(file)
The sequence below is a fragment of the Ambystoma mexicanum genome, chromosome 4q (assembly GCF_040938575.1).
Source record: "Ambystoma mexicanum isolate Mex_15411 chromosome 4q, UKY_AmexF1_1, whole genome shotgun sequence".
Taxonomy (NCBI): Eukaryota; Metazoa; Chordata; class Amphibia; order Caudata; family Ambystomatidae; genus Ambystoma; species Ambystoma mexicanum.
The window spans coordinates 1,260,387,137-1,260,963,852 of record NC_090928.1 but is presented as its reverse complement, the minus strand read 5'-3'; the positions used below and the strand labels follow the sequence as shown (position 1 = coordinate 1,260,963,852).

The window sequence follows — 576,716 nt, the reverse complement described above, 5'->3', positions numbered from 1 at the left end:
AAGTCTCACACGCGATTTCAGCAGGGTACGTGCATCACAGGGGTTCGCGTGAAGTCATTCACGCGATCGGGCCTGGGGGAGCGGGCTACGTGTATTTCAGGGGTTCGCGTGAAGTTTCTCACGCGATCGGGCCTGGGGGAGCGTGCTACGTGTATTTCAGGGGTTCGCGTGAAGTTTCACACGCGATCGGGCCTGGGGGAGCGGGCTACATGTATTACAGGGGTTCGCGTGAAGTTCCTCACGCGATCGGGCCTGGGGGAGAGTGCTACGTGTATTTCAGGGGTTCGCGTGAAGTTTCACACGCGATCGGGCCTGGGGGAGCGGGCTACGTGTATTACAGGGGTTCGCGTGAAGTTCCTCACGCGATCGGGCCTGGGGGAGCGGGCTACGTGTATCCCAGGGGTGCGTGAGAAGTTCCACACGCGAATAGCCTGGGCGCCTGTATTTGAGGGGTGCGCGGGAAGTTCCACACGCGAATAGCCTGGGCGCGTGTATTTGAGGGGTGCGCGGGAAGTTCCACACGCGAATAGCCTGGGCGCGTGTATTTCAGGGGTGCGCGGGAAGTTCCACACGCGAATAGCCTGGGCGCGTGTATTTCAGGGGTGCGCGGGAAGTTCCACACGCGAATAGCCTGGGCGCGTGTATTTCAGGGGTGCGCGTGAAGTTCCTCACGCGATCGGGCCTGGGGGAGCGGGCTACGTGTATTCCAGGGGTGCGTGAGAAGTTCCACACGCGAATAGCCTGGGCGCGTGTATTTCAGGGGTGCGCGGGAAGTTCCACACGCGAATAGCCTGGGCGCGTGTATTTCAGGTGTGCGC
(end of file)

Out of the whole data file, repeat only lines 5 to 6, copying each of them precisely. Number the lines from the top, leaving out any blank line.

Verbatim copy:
The window sequence follows — 576,716 nt, the reverse complement described above, 5'->3', positions numbered from 1 at the left end:
AAGTCTCACACGCGATTTCAGCAGGGTACGTGCATCACAGGGGTTCGCGTGAAGTCATTCACGCGATCGGGCCTGGGGGAGCGGGCTACGTGTATTTCAGGGGTTCGCGTGAAGTTTCTCACGCGATCGGGCCTGGGGGAGCGTGCTACGTGTATTTCAGGGGTTCGCGTGAAGTTTCACACGCGATCGGGCCTGGGGGAGCGGGCTACATGTATTACAGGGGTTCGCGTGAAGTTCCTCACGCGATCGGGCCTGGGGGAGAGTGCTACGTGTATTTCAGGGGTTCGCGTGAAGTTTCACACGCGATCGGGCCTGGGGGAGCGGGCTACGTGTATTACAGGGGTTCGCGTGAAGTTCCTCACGCGATCGGGCCTGGGGGAGCGGGCTACGTGTATCCCAGGGGTGCGTGAGAAGTTCCACACGCGAATAGCCTGGGCGCCTGTATTTGAGGGGTGCGCGGGAAGTTCCACACGCGAATAGCCTGGGCGCGTGTATTTGAGGGGTGCGCGGGAAGTTCCACACGCGAATAGCCTGGGCGCGTGTATTTCAGGGGTGCGCGGGAAGTTCCACACGCGAATAGCCTGGGCGCGTGTATTTCAGGGGTGCGCGGGAAGTTCCACACGCGAATAGCCTGGGCGCGTGTATTTCAGGGGTGCGCGTGAAGTTCCTCACGCGATCGGGCCTGGGGGAGCGGGCTACGTGTATTCCAGGGGTGCGTGAGAAGTTCCACACGCGAATAGCCTGGGCGCGTGTATTTCAGGGGTGCGCGGGAAGTTCCACACGCGAATAGCCTGGGCGCGTGTATTTCAGGTGTGCGC